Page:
The advantage of a hybrid DBMS is its flexibility, which makes it possible to design databases by balancing performance, cost and persistence. Many applications can benefit from the ability to access certain data quickly, while others, which are less often used, are stored on disk. Discs remain cheaper than memories, the tradeoffs that a hybrid solution makes possible appeal to many companies that have varied needs and tight budgets. Most of the leading relational database management system (RDBMS) providers add In-Memory functionality to their offering to complement existing disk storage.
In-Memory DBMS can be relational , NoSQL , NewSQL or any other type of DBMS. You can use them for the operational processing of transactions or for analytical, business intelligence (BI) applications.
Of course, each system has different features and functionality that can enable it to support operational processing better than analytical processing (or the opposite).
Advantages and disadvantages of In-Memory databases
The strong point of DBMS In-Memory is the significant gain in performance that can be achieved over disk-based systems. One can reasonably expect three to four times better performance with an In-Memory DBMS, and much more in some cases.
In-Memory offers have traditionally been well received in the integrated database market, where a small, non-invasive architecture is appreciated. But the current In-Memory market, and its many professional-level offerings, support much more than just built-in applications.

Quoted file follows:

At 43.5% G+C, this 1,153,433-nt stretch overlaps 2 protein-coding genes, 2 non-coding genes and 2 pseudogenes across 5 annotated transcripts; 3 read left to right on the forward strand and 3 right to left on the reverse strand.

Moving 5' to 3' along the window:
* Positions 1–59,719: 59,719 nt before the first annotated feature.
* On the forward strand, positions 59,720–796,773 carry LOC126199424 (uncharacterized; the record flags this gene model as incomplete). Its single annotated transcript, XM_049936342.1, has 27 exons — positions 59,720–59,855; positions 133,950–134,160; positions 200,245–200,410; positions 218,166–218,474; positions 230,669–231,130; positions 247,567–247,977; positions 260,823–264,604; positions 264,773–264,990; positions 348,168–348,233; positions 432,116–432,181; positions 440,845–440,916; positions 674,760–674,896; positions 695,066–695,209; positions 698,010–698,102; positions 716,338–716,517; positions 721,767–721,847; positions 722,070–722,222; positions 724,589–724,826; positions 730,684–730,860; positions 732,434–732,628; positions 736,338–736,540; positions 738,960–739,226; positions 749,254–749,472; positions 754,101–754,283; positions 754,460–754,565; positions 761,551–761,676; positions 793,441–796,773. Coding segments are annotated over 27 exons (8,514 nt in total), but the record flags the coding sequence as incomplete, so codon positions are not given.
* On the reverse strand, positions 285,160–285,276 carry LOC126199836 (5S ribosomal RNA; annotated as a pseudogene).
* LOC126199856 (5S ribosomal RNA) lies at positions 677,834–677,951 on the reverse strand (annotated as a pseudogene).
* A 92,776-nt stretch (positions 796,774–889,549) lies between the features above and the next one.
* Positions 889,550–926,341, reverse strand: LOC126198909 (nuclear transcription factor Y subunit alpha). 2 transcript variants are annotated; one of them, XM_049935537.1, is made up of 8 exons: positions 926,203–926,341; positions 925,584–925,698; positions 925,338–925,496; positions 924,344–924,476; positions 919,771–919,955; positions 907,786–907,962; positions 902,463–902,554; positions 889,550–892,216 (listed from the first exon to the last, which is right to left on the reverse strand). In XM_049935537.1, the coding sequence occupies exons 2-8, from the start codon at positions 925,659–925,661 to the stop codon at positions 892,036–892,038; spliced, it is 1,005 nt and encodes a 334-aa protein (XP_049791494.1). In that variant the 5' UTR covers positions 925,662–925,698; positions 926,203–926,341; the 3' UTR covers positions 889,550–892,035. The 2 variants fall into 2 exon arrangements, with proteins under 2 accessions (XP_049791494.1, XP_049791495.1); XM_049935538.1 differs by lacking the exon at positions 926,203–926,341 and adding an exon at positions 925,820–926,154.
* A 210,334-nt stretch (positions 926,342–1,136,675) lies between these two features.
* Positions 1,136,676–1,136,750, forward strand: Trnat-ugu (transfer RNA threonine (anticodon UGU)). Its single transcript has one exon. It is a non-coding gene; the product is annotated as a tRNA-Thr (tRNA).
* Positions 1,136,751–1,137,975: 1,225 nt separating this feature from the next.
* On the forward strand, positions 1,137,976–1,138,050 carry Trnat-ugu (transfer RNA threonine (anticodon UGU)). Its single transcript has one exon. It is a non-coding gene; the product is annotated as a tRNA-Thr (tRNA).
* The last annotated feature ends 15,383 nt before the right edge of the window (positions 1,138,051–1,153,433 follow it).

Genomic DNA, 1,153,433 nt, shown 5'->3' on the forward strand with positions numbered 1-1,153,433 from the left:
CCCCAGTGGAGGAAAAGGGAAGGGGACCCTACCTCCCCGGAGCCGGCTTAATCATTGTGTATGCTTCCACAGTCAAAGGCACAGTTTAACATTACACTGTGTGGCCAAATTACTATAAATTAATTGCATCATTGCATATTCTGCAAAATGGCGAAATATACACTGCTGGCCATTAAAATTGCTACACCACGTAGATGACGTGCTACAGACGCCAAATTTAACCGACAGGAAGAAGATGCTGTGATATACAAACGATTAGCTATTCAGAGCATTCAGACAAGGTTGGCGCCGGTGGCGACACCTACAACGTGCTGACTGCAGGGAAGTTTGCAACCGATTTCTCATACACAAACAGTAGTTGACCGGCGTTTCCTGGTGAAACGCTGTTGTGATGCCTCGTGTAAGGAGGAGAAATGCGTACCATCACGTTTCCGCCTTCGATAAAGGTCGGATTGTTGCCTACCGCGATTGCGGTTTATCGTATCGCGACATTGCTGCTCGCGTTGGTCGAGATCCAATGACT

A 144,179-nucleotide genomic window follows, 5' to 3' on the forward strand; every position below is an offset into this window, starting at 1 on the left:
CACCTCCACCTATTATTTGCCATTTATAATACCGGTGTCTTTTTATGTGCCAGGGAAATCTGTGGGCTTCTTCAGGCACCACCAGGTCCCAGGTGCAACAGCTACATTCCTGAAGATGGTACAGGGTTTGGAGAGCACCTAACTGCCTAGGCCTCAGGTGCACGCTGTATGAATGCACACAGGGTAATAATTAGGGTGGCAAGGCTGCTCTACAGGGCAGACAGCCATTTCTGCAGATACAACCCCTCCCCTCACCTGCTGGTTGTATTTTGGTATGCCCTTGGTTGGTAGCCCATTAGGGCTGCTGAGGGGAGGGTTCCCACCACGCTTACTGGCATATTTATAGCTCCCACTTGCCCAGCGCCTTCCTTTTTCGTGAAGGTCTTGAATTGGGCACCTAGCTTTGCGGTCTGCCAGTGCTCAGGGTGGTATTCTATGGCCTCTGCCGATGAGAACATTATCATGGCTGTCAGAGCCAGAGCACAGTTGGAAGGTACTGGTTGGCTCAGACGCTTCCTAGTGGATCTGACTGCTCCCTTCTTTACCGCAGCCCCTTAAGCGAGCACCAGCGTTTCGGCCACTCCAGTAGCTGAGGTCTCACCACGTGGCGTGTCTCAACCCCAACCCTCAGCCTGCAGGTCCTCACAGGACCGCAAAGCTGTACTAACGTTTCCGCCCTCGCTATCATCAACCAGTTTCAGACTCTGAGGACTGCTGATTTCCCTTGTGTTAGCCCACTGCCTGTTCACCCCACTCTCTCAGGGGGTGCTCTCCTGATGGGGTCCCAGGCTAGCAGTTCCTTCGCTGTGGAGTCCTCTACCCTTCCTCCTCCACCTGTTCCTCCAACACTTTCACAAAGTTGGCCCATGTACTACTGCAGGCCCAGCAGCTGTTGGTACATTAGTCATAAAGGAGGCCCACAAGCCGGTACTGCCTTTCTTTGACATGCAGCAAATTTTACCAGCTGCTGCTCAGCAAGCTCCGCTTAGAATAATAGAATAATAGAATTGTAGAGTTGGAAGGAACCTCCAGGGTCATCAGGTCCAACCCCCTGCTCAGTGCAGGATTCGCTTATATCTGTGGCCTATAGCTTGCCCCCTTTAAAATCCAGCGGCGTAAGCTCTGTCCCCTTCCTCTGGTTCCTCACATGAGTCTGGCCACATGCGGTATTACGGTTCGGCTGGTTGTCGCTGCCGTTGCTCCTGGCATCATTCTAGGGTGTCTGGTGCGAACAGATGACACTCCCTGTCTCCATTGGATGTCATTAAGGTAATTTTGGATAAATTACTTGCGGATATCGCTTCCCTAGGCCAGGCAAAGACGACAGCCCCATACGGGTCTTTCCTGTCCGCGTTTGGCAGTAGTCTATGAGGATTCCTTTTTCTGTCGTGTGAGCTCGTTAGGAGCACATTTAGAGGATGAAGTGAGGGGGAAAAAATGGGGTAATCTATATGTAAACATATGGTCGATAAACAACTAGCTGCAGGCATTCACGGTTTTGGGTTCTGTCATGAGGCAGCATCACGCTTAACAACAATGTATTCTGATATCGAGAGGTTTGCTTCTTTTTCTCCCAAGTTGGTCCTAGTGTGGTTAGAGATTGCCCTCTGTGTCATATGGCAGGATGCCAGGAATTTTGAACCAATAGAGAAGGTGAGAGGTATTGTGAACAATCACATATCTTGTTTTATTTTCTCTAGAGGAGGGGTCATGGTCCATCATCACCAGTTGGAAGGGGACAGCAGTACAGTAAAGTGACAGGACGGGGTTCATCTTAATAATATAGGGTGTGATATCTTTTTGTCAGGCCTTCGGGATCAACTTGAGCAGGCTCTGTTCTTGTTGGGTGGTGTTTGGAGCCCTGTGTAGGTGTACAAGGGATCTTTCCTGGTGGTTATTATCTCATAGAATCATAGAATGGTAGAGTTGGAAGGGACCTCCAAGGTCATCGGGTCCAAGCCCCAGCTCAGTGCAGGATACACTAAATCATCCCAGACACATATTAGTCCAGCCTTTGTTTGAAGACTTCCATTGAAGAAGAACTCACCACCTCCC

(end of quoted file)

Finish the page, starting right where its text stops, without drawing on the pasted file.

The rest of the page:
That said, if their performance is so much better, why is it that everyone has not migrated to an In-Memory DBMS?
Partly because of its cost. As we have seen above, memory always costs more than a disk, even if the price of DRAM chips decreases from year to year.
Other factors hampering adoption include lack of expertise in in-memory DBMS, existing DBMS implementations (which include some In-Memory features), and non-standard options; sometimes to get the highest speed – you may need to use an interface other than a simple SQL interface.
Finally, the size of databases was traditionally a limiting factor, but technological advances remove this constraint.
Even so, while in-memory DBMSs can handle very large databases, many still believe that the memory bases must be limited in size. There is still a lot of work to be done to inform in order to defeat this idea. There are examples of In-Memory DBMS with a capacity of up to one terabyte.
Use case of In-Memory DBMS, focus on real time